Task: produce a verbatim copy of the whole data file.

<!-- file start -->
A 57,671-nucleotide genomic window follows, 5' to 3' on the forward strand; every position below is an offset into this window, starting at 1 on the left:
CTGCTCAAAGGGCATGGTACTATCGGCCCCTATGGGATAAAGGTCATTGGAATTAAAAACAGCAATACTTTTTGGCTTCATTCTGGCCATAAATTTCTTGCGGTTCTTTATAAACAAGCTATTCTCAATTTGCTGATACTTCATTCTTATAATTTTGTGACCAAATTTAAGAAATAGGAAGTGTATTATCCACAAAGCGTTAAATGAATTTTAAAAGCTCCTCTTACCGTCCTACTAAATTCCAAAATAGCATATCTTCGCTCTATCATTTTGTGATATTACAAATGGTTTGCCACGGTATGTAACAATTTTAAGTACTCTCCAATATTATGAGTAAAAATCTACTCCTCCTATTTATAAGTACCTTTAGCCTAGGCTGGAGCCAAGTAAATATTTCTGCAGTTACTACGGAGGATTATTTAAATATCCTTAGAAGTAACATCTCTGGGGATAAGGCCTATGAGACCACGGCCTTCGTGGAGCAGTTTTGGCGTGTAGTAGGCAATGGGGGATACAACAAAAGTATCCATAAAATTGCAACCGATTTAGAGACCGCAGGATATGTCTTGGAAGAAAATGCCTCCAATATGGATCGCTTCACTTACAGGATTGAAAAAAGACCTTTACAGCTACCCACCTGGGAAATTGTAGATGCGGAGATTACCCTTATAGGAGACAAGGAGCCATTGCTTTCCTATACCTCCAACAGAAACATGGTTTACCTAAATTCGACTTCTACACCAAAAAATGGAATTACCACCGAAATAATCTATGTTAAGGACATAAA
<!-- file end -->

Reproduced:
A 57,671-nucleotide genomic window follows, 5' to 3' on the forward strand; every position below is an offset into this window, starting at 1 on the left:
CTGCTCAAAGGGCATGGTACTATCGGCCCCTATGGGATAAAGGTCATTGGAATTAAAAACAGCAATACTTTTTGGCTTCATTCTGGCCATAAATTTCTTGCGGTTCTTTATAAACAAGCTATTCTCAATTTGCTGATACTTCATTCTTATAATTTTGTGACCAAATTTAAGAAATAGGAAGTGTATTATCCACAAAGCGTTAAATGAATTTTAAAAGCTCCTCTTACCGTCCTACTAAATTCCAAAATAGCATATCTTCGCTCTATCATTTTGTGATATTACAAATGGTTTGCCACGGTATGTAACAATTTTAAGTACTCTCCAATATTATGAGTAAAAATCTACTCCTCCTATTTATAAGTACCTTTAGCCTAGGCTGGAGCCAAGTAAATATTTCTGCAGTTACTACGGAGGATTATTTAAATATCCTTAGAAGTAACATCTCTGGGGATAAGGCCTATGAGACCACGGCCTTCGTGGAGCAGTTTTGGCGTGTAGTAGGCAATGGGGGATACAACAAAAGTATCCATAAAATTGCAACCGATTTAGAGACCGCAGGATATGTCTTGGAAGAAAATGCCTCCAATATGGATCGCTTCACTTACAGGATTGAAAAAAGACCTTTACAGCTACCCACCTGGGAAATTGTAGATGCGGAGATTACCCTTATAGGAGACAAGGAGCCATTGCTTTCCTATACCTCCAACAGAAACATGGTTTACCTAAATTCGACTTCTACACCAAAAAATGGAATTACCACCGAAATAATCTATGTTAAGGACATAAA